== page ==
Chris R:
Yeah-
Scott Orn:
Go ahead.
Chris R:
Oh no, I was going to say that I would assume that most startups are growing fast and working on... They don't have most of this stuff.
Scott Orn:
And that's why they work with someone like us. So our job is to keep them organized, and keep them disciplined to actually do this on a monthly basis. But there's also a lot of other things like revenue recognition schedules, prepaid schedules, accrued expense schedule, all these like little schedules that sit behind QuickBooks, and the way the accounting has been treated.
Scott Orn:
That stuff is actually stuff that the M&A bankers or the acquirers or even venture capitalists want to see. They want to really like get in there. And then, I think we were talking about this before I turned the mics on, but like the kind of ultimate moment when the deal starts progressing on the financial diligence, a big acquirer or a late stage... Michael, this might have happened in one of your late stage deals.
Scott Orn:
They might have hired like E&Y or Deloitte or Pricewaterhouse diligence team to actually come in and check the financials, and one of the best ways of checking the financials is to recreate the financials from the general ledger in QuickBooks. So they're kind of saying like, "That's cute. It's great that you have your accounting all set up. We're going to actually do it from scratch, and do it industrial strength to make sure that what you've done is actually the truth." Have you gone through that?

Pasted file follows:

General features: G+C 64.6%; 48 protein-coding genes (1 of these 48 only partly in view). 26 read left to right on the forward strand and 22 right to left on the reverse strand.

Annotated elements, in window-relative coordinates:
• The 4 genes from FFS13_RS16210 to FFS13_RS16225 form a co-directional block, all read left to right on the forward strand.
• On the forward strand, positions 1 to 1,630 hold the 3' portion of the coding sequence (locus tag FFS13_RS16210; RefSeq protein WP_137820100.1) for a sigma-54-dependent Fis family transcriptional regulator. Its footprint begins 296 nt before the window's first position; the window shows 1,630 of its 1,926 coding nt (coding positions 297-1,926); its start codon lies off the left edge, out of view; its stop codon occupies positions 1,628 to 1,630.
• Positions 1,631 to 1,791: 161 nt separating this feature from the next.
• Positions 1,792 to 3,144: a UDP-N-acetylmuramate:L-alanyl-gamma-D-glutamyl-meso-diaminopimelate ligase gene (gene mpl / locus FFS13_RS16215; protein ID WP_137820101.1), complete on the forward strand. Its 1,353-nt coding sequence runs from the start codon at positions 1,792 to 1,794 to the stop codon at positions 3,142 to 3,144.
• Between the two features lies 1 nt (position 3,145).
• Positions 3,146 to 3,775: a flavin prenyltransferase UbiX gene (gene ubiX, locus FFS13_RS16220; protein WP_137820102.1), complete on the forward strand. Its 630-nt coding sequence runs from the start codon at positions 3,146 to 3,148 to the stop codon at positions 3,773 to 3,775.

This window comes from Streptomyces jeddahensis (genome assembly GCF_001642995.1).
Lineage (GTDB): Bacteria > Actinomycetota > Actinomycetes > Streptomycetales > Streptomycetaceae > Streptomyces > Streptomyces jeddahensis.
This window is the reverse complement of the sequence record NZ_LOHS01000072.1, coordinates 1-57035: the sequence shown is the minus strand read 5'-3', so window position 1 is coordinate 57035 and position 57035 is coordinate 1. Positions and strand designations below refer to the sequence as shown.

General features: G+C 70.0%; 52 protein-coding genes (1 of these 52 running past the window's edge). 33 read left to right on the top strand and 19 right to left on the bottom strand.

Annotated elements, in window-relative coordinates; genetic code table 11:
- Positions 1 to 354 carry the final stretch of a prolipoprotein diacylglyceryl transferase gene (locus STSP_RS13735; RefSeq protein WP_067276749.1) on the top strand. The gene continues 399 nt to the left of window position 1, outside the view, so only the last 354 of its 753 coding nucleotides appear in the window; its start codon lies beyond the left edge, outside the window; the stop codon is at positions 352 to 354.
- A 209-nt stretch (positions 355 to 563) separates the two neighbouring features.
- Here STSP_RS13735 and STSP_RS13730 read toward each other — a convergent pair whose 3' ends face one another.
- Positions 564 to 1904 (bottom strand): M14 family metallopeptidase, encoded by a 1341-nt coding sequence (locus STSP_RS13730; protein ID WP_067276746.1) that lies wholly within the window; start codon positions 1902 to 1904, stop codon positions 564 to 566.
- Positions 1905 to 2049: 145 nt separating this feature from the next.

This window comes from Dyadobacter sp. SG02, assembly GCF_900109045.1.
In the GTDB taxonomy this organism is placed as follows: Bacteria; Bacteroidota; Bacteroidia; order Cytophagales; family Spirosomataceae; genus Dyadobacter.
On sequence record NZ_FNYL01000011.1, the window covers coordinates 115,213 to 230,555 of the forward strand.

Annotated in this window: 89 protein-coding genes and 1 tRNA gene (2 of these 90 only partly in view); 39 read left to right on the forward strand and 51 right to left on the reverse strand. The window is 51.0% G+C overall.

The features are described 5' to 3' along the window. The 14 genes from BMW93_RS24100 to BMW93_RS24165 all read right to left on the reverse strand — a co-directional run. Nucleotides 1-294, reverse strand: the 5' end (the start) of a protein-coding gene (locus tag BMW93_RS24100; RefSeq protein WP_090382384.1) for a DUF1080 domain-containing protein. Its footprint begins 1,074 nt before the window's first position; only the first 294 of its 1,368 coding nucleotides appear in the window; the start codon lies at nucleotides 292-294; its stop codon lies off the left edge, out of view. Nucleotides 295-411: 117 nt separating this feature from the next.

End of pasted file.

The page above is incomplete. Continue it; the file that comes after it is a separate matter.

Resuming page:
Michael Tannenbaum:
Oh, totally. And I think honestly that's the... Sometimes when I think about this is going to get crazy, but blockchain as an opportunity for financial ledger because there's so many people constantly questioning financial ledgers. And if that was an opportunity... If there was a way to sort of in the future, make it so that everybody universally, like all the ways that we interacted in commerce were verified by all parties, then it would be-
Chris R:
So what are the takeaways for founders and CFOs and finance people listening on a call or on the podcast, what should they know about in terms of M&A in your opinion? What can they do to get themselves ready if they want to sell? What can they do just to be aware of the market?
Scott Orn:
Yes, we have a really awesome M&A due diligence checklist on our website, so just type in Kruze Consulting M&A diligence. And so that'll spell everything out for you.
Chris R:
Okay.
Scott Orn:
But the big things are get your financial house in order ahead of time, like we talked about. Hire preferably us, but hire a good accounting firm that can actually do that for you, and support you through the transaction. And then on the legal side, it's really important to have, it sounds again very basic, but all your stock purchase agreements, EIN letters, your cap table, all of that legal stuff that supports the actual capitalization of the company. Have that handy too. It's stuff that's going to be want to be in your data room.
Scott Orn:
And then all the important material contracts that you have. That stuff's going to get looked at in a big deal. Got it?
Chris R:
So it sounds like just the straightforward basics that most people actually don't have together.
Scott Orn:
Yeah.
Chris R:
And that's what differentiates you from-
Scott Orn: